Ken Follet’s sprawling historical novel, The Pillars of the Earth , gave a wonderful glimpse at life across social strata in 12th-century England. Spanning the multi-decade construction of a cathedral in the fictional town of Kingsbridge, the book is as much a poem to architecture as it is a tale of intrigue. Minor innovations in stone work are treated as miracles of God. And while some of that passion is lost in the translation to an eight-part miniseries, the intrigue is enough to entertain. At its heart, it’s a story about ambition, both selfish and noble. Tom Builder’s (Rufus Sewell) driving ambition is to build a cathedral, a desire shared by the artistic young Jack Jackson (Eddie Redmayne) and the pious Prior Philip (Matthew Macfadyen). Their goal is thwarted by the selfish aspirations of everyone with power, whether from the church or the state. Money and titles are central to every decision made by those who already have some level of riches or power. The few honest men and women (including Hayley Atwell’s Aliena) must use their own cunning and faithfulness to survive the onslaught of deception that rarely slows during the nearly eight hours of film. —Josh Jackson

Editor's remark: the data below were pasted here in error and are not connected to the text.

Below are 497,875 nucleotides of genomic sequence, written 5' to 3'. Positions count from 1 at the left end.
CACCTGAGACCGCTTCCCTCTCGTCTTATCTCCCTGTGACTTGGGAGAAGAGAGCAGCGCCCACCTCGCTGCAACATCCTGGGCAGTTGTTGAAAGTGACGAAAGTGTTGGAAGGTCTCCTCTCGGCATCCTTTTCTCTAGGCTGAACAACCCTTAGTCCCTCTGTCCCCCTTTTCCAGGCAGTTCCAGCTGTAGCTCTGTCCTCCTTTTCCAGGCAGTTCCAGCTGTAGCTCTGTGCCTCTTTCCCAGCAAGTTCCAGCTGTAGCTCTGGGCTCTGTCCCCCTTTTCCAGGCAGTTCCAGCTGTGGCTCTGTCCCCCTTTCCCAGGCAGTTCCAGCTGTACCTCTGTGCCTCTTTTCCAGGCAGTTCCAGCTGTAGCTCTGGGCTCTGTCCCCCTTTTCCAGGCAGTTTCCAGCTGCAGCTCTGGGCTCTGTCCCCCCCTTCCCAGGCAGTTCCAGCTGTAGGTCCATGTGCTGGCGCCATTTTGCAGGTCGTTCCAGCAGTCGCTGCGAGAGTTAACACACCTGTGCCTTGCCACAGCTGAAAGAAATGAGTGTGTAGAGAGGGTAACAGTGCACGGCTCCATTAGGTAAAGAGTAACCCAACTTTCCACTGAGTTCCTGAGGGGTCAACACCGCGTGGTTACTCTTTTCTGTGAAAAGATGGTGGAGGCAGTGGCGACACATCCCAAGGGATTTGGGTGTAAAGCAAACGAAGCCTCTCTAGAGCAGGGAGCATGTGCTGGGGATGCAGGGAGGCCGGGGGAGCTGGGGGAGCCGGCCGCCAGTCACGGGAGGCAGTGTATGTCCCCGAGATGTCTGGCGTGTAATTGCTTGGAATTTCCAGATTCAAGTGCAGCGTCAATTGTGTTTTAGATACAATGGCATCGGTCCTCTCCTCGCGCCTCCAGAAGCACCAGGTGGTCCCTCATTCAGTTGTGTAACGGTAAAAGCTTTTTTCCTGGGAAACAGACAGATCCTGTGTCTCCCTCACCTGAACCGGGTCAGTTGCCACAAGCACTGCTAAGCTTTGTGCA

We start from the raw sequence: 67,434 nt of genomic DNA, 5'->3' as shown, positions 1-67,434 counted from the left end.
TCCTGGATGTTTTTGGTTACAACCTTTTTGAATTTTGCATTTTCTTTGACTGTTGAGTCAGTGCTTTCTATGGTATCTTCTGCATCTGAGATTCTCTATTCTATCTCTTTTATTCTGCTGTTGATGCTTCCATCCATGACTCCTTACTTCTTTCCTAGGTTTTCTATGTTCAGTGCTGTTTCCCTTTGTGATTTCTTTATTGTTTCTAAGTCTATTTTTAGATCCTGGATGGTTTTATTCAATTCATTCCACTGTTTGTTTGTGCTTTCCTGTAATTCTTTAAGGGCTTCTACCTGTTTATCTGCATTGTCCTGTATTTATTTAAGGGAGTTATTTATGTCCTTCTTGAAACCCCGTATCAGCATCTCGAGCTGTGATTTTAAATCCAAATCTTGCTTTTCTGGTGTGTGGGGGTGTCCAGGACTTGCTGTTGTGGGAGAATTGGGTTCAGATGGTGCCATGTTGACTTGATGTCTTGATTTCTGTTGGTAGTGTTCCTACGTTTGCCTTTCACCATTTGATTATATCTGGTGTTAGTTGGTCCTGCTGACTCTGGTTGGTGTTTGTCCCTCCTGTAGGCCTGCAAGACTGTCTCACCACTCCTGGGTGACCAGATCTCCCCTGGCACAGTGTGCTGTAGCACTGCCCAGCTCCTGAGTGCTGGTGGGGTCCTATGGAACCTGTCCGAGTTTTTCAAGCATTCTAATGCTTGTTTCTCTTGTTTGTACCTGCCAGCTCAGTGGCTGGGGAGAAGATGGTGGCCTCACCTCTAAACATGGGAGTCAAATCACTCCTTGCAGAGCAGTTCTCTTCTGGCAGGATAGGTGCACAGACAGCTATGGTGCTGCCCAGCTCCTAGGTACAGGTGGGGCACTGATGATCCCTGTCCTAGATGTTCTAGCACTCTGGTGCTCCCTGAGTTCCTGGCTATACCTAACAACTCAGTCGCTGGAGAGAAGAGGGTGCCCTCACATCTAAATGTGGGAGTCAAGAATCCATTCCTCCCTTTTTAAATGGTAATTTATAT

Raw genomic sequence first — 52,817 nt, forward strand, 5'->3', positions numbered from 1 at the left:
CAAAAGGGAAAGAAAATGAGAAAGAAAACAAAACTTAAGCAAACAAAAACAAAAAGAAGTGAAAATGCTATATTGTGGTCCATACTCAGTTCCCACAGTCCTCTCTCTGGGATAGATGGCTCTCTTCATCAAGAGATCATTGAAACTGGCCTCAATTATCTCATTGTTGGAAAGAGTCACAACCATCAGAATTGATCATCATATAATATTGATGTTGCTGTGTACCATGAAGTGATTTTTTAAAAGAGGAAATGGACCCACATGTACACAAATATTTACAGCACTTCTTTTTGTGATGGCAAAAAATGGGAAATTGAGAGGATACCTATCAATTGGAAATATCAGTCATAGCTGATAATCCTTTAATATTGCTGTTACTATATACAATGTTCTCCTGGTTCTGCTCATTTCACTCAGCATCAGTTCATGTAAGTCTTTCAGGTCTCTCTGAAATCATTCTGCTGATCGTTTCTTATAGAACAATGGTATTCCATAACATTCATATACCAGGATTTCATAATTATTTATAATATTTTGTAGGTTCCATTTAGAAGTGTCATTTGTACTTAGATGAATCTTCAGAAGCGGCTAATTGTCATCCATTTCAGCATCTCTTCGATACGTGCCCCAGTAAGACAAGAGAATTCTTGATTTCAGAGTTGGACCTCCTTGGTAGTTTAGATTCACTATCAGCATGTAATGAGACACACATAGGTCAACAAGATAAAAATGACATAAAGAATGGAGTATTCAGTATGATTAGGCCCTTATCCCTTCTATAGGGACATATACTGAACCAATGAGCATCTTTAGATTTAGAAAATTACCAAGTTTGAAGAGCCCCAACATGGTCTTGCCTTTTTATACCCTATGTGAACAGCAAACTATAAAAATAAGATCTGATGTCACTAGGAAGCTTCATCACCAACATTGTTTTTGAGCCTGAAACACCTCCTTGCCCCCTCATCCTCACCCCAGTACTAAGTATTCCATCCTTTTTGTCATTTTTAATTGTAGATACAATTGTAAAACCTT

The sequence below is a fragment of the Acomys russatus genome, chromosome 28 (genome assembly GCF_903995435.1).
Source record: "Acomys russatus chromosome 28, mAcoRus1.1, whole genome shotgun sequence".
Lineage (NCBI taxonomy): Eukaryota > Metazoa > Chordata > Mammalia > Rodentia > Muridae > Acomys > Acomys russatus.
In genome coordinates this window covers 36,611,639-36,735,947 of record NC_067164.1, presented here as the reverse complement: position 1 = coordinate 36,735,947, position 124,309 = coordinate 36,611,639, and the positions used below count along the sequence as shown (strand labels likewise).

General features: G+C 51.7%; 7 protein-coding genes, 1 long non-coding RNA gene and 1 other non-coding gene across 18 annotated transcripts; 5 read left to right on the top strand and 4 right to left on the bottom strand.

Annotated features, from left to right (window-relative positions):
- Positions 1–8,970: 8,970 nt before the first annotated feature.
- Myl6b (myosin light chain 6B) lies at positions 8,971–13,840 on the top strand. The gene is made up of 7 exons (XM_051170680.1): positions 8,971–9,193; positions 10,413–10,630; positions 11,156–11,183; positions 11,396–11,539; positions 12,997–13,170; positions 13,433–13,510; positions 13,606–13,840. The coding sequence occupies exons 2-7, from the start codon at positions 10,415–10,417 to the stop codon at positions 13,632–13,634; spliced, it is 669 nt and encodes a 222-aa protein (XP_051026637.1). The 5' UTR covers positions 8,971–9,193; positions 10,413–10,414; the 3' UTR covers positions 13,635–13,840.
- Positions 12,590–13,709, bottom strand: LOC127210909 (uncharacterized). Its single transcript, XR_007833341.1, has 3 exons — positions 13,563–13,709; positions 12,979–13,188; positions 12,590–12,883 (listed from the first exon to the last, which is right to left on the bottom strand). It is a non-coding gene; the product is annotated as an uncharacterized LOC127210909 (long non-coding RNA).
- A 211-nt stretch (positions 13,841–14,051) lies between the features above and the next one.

23. Doctor Thorne

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Created by: Julian Fellowes
Stars: Tom Hollander, Stefanie Martini, Harry Richardson, Rebecca Front, Richard McCabe, Ian McShane, Alison Brie
Original Network: ITV (UK) / Amazon (US)

Watch on Amazon Prime

The one Julian Fellowes period drama you probably haven’t seen, Doctor Thorne is a pretty basic but mostly charming adaptation of the 1858 novel of the same name by Anthony Trollope. The story, which follows the titular Doctor Thomas Thorne and his niece Mary, has pretty much everything we’ve come to expect from a Fellows series: Class issues, money troubles, hidden family secrets, and scandal playing out against a lavish, gorgeous background. (It’s honestly hard to overstate how pretty this show is to look at.)  

The plot is deeply familiar to anyone who’s ever watched anything like this before (penniless orphan in love with a childhood best friend who’s been told he must marry for money), but it the excellent cast, which includes Tom Hollander, Stefani Martini, and Poldark cinnamon roll Harry Richardson, infuse it with enough heart to make it work. —Lacy Baugher


22. The Borgias